Knowing the results from Stress Tests in Advance

Insurers and regulators need to adopt the idea of characterizing stress tests scenario frequency as:

 

Normal Volatility

Realistic Disaster

Worst Case

 

Or something equivalent.

 

With the idea that it is reasonable for an insurer to prepare for a Realistic Disaster Scenario, but not practical to be prepared for all Worst Case scenarios. Not practical because the insurance would cost too much and less insurance would be sold.

 

With such a common language about frequency relating to stress tests, the results of the stress testing and the response to those results can make much more sense.

 

The outcomes of stress testing then fall into a pattern as well.

 

  • An insurer should be able to withstand normal volatility without any lasting reduction to capital.

 

  • An insurer should be able to withstand a Realistic Disaster for most of their risks without a game changing impairment of capital, i.e. it would be realistic for them to plan to earn their way back to their desired level of capital. For the most significant one or two risks, a Realistic Disaster may result in Capital impairment that requires special actions to repair. Special actions may include a major change to company strategy.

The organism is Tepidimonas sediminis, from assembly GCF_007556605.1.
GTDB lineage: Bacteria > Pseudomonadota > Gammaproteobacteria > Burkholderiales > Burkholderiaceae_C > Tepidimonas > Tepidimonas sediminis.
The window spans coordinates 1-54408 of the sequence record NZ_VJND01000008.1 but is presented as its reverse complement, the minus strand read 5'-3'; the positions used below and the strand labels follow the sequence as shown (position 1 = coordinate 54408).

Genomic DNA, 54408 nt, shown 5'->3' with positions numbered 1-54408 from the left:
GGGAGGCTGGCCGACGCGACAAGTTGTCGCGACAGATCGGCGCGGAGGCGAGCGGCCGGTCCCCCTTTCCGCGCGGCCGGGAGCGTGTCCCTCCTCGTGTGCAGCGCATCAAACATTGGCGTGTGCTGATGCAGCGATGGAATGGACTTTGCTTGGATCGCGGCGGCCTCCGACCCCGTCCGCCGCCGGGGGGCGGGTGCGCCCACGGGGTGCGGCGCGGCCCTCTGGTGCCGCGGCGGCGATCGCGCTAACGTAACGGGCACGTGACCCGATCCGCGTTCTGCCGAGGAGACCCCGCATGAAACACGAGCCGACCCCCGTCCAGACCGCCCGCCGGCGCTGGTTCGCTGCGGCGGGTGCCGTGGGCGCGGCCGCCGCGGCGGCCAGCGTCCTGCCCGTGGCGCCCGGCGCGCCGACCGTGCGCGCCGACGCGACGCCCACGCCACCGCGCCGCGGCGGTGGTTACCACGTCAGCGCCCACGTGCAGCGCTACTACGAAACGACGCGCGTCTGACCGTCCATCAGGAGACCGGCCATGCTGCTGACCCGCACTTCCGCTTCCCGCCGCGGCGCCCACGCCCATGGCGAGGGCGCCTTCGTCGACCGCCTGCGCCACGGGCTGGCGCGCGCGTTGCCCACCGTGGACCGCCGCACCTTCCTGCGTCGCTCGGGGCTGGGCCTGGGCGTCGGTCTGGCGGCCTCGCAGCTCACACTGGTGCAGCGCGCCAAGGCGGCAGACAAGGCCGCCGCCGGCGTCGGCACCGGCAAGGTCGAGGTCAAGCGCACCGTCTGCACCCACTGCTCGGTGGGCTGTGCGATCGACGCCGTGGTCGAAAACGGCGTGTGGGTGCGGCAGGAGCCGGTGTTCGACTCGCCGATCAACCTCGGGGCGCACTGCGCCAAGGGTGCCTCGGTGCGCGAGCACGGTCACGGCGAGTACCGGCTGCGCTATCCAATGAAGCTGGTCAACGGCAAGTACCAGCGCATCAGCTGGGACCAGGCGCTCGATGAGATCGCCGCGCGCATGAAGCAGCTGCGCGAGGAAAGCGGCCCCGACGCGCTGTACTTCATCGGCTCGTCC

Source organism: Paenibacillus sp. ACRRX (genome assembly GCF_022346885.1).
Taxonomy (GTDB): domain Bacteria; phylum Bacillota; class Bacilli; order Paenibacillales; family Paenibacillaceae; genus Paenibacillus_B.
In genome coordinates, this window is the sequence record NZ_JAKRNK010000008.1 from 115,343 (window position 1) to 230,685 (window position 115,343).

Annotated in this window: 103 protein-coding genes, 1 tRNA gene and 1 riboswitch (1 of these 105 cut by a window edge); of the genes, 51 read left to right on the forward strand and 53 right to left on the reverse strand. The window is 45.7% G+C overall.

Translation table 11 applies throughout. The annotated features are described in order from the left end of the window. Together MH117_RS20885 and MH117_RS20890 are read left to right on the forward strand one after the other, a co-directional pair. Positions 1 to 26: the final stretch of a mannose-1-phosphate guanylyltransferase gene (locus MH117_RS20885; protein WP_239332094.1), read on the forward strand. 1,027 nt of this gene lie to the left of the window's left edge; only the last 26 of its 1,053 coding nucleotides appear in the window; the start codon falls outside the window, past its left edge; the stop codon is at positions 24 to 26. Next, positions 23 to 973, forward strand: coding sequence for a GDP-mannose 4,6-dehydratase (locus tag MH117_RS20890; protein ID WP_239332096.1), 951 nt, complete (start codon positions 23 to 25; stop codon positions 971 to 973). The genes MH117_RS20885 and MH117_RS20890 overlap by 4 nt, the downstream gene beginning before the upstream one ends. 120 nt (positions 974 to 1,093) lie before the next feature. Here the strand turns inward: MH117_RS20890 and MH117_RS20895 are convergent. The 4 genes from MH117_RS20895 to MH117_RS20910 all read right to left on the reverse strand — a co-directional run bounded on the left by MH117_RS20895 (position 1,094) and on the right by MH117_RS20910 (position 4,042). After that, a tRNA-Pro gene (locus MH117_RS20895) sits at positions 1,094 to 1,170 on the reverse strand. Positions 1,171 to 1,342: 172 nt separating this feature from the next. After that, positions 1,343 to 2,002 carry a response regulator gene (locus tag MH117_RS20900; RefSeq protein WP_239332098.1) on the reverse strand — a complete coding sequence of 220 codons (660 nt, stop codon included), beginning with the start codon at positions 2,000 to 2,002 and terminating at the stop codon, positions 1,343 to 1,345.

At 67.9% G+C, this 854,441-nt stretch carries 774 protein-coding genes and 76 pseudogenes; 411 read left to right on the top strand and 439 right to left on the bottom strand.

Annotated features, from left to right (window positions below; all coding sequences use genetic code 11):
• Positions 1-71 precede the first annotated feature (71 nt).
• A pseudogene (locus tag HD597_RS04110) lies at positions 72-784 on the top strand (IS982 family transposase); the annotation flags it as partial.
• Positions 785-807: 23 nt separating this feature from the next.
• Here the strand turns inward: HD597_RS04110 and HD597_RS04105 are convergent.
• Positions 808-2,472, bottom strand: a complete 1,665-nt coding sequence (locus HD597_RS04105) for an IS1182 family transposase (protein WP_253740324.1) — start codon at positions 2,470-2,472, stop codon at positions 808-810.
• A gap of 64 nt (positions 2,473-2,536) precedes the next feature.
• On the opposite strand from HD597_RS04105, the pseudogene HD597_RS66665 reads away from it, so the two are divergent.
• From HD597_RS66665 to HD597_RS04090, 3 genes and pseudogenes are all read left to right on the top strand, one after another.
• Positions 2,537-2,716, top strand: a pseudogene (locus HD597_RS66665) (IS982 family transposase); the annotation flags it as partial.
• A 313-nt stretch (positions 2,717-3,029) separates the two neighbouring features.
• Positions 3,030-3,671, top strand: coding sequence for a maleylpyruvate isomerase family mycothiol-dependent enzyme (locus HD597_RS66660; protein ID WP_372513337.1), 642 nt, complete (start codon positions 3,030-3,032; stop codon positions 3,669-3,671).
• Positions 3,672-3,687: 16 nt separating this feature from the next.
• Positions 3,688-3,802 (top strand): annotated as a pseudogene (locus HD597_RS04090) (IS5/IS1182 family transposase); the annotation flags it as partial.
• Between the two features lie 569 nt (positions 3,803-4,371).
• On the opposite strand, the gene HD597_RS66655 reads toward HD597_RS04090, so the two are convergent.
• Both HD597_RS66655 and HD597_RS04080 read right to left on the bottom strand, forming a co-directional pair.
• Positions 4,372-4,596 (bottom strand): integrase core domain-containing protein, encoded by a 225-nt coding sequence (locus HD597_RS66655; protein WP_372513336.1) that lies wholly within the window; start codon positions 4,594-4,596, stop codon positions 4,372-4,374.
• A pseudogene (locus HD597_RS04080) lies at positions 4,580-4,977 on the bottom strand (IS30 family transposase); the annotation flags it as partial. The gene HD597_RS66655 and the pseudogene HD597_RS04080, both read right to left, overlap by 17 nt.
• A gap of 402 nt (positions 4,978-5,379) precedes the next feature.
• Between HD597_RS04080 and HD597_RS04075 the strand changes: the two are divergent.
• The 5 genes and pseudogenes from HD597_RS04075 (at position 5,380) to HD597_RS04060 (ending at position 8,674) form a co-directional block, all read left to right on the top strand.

• An insurer can usually withstand a Worst Case scenario for most of their risks with the likelihood that for some, there will be an impairment to capital that requires special actions to repair. For the largest one or two risks, the insurer is unlikely to be able to withstand the Worst Case scenario.

 

Those three statements are in fact a requirement for an insurer to be said to be effectively managing their risks.

So the ORSA and any other stress testing process should result in the development of the story of what sorts of stresses require special management actions and what types result in failure of the insurer.  And for an insurer with a risk management program that is working well, those answers should be known for all but one or two of their risks.  Those would the second and third largest risks.  An insurer with a perfect risk management program will not have very much daylight between their first, second and third largest risks and therefore may well be able to survive some worst case scenarios for even their largest risks.

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One Comment on “Knowing the results from Stress Tests in Advance”

  1. Andrew Howe Says:

    Very nice: simple and a good antidote for an unhelpful and unimaginative “it’s all good news” ORSA report.


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